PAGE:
20 tools to manage stress
- Sleep well. Lack of sleep decreases your ability to handle stress. Target: Try to get 7 – 8 hours of sleep per night. If sleep problems persist, talk to your health care provider.
- Move more. Regular exercise not only releases tense muscles, it also relaxes your mind. Try a brisk walk, exercise class or bike ride.
- Eat healthy. Small, light meals eaten throughout the day can provide steady energy and blood sugar levels, which may make handling stressful situations easier.
- Plan ahead. When you know that a stressful event is approaching, prepare for it in advance. Plan your coping strategies, line up your support network, get prepared and rehearse.
- Cut back on caffeine. Caffeine works on the body much like stress, raising heart rate and blood pressure, and revving up the body and mind. Better: Drink more water instead of caffeinated beverages during stressful times.
- Relax your body. Once a day, tense and then slowly relax each muscle group, from head to your toes.
- Relax your mind. Take a mental time-out for 15-20 minutes daily. Action: Meditate, daydream or listen to music – whatever is best for you.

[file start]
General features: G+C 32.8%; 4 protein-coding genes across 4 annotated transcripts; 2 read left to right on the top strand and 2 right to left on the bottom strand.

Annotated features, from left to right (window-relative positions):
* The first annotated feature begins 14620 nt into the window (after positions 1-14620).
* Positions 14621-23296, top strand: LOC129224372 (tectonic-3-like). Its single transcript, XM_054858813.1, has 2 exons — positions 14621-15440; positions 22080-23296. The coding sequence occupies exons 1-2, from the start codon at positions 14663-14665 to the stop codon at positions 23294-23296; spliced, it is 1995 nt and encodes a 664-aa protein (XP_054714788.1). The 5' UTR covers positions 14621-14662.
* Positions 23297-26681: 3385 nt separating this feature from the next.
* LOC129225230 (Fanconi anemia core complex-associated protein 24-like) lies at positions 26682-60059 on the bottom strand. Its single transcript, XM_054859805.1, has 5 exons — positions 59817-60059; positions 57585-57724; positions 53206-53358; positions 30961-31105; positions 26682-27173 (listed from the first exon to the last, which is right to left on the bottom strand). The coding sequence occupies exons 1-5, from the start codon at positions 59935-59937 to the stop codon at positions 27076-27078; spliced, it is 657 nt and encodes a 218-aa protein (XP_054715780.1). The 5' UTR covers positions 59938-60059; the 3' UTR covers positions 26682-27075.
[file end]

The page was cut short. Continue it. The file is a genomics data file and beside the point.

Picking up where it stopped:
- Take an imaginary vacation. Close your eyes and picture a quiet scene … on a mountain… in a meadow … by the ocean. Imagine yourself relaxing in your ideal location.
- Get involved. Being with and helping others keeps you from blowing your own problems out of proportion. Ideas: Join a committee or group, or volunteer.
- Avoid rushing. Leave earlier to arrive on time for meetings and other commitments. Stop procrastinating. Make a list every day of the top five tasks you need to complete, and focus on them when energy is high.
- Talk it out. Use your personal support system – family, friends, co-workers or a mental health counselor – to help find solutions.
- Blow off steam. Release anger and tension in healthy ways. Go for a jog, write down your worries or try a new hobby.
- Breathe out stress. Feeling tense? Stop, take a deep breath and exhale slowly. Laugh. It’s a great way to release stress, and it gives your heart and lungs a mini aerobic workout.
- Change negative self-talk. Reverse “I can’t do anything right” to “I have what it takes to get the job done.”
- Spoil yourself. See a play, get a massage or call an old friend.
- Be thankful. At the end of each day, list the good things that happened. You’ll be surprised at how much went right – a gratitude journal.
- Accept change. Consider it as a natural state that offers opportunity.
We hope that you have a wonderful holiday season and if you do start feeling stressed, we’re always here to help!
Phyllis LeFevre is a certified NLP Life Coach and Wellness Practitioner based near Raleigh / Durham, North Carolina, who develops individualized programs for permanent lifestyle change. Her company, Inspire Momentum NLP, works with clients in a one-on-one setting designing customized coaching programs that will ensure success. You can contact her at (801) 244 8333 or firstname.lastname@example.org